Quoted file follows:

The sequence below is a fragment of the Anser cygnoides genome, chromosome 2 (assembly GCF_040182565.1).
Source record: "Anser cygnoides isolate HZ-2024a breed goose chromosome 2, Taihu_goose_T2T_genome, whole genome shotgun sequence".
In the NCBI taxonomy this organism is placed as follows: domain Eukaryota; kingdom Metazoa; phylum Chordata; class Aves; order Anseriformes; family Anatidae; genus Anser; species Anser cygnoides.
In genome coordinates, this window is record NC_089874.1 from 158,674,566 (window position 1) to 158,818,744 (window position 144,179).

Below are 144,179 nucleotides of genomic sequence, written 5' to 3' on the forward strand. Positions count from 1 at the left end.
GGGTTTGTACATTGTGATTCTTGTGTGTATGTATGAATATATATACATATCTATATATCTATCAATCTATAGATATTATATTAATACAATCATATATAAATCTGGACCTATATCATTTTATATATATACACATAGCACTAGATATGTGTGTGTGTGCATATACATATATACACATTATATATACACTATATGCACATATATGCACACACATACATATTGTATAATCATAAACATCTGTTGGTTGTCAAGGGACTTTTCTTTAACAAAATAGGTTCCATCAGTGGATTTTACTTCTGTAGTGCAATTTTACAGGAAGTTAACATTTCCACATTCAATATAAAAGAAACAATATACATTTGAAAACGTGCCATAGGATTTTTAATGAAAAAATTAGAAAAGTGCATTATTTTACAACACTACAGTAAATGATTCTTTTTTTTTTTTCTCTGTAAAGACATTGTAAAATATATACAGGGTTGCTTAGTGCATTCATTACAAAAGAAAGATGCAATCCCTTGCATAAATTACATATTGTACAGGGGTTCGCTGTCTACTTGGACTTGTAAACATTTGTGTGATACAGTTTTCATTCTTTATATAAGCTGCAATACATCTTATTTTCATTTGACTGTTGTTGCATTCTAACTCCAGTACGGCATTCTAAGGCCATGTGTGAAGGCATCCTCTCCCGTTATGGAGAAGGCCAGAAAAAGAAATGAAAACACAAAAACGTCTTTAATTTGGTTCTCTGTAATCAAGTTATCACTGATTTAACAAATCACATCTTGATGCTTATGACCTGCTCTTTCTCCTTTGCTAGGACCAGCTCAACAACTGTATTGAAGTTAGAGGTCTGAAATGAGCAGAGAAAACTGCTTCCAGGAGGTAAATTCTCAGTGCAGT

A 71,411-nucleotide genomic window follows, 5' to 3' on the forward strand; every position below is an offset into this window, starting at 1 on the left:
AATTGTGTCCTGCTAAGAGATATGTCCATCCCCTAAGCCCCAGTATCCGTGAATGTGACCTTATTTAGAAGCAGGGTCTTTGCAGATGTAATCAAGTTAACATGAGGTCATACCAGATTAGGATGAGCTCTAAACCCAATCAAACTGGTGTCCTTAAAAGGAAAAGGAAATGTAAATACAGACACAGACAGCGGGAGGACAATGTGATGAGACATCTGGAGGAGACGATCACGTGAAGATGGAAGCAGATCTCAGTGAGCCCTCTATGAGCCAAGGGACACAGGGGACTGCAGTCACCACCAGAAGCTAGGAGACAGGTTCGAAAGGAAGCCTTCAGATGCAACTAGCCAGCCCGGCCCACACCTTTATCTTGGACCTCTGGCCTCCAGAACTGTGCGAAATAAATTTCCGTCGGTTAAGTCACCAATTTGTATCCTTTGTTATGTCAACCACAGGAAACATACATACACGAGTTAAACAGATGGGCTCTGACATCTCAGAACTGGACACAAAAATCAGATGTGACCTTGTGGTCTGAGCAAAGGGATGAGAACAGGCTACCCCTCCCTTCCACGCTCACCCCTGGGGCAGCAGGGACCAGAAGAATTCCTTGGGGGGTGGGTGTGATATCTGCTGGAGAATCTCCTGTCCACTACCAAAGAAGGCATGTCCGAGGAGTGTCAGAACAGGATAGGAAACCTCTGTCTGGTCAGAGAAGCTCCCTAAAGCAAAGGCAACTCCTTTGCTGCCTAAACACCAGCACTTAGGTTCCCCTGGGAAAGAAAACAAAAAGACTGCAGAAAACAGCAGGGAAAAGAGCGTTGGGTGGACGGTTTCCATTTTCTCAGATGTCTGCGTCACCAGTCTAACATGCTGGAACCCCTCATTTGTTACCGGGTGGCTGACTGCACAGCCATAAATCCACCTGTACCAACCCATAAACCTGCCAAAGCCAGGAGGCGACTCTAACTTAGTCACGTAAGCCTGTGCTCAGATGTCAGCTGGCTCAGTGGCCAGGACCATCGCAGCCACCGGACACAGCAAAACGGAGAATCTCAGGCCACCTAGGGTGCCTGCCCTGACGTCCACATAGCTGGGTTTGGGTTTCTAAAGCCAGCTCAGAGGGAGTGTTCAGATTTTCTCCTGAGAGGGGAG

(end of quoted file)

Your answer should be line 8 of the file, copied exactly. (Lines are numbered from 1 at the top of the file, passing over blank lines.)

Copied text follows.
AATTGTGTCCTGCTAAGAGATATGTCCATCCCCTAAGCCCCAGTATCCGTGAATGTGACCTTATTTAGAAGCAGGGTCTTTGCAGATGTAATCAAGTTAACATGAGGTCATACCAGATTAGGATGAGCTCTAAACCCAATCAAACTGGTGTCCTTAAAAGGAAAAGGAAATGTAAATACAGACACAGACAGCGGGAGGACAATGTGATGAGACATCTGGAGGAGACGATCACGTGAAGATGGAAGCAGATCTCAGTGAGCCCTCTATGAGCCAAGGGACACAGGGGACTGCAGTCACCACCAGAAGCTAGGAGACAGGTTCGAAAGGAAGCCTTCAGATGCAACTAGCCAGCCCGGCCCACACCTTTATCTTGGACCTCTGGCCTCCAGAACTGTGCGAAATAAATTTCCGTCGGTTAAGTCACCAATTTGTATCCTTTGTTATGTCAACCACAGGAAACATACATACACGAGTTAAACAGATGGGCTCTGACATCTCAGAACTGGACACAAAAATCAGATGTGACCTTGTGGTCTGAGCAAAGGGATGAGAACAGGCTACCCCTCCCTTCCACGCTCACCCCTGGGGCAGCAGGGACCAGAAGAATTCCTTGGGGGGTGGGTGTGATATCTGCTGGAGAATCTCCTGTCCACTACCAAAGAAGGCATGTCCGAGGAGTGTCAGAACAGGATAGGAAACCTCTGTCTGGTCAGAGAAGCTCCCTAAAGCAAAGGCAACTCCTTTGCTGCCTAAACACCAGCACTTAGGTTCCCCTGGGAAAGAAAACAAAAAGACTGCAGAAAACAGCAGGGAAAAGAGCGTTGGGTGGACGGTTTCCATTTTCTCAGATGTCTGCGTCACCAGTCTAACATGCTGGAACCCCTCATTTGTTACCGGGTGGCTGACTGCACAGCCATAAATCCACCTGTACCAACCCATAAACCTGCCAAAGCCAGGAGGCGACTCTAACTTAGTCACGTAAGCCTGTGCTCAGATGTCAGCTGGCTCAGTGGCCAGGACCATCGCAGCCACCGGACACAGCAAAACGGAGAATCTCAGGCCACCTAGGGTGCCTGCCCTGACGTCCACATAGCTGGGTTTGGGTTTCTAAAGCCAGCTCAGAGGGAGTGTTCAGATTTTCTCCTGAGAGGGGAG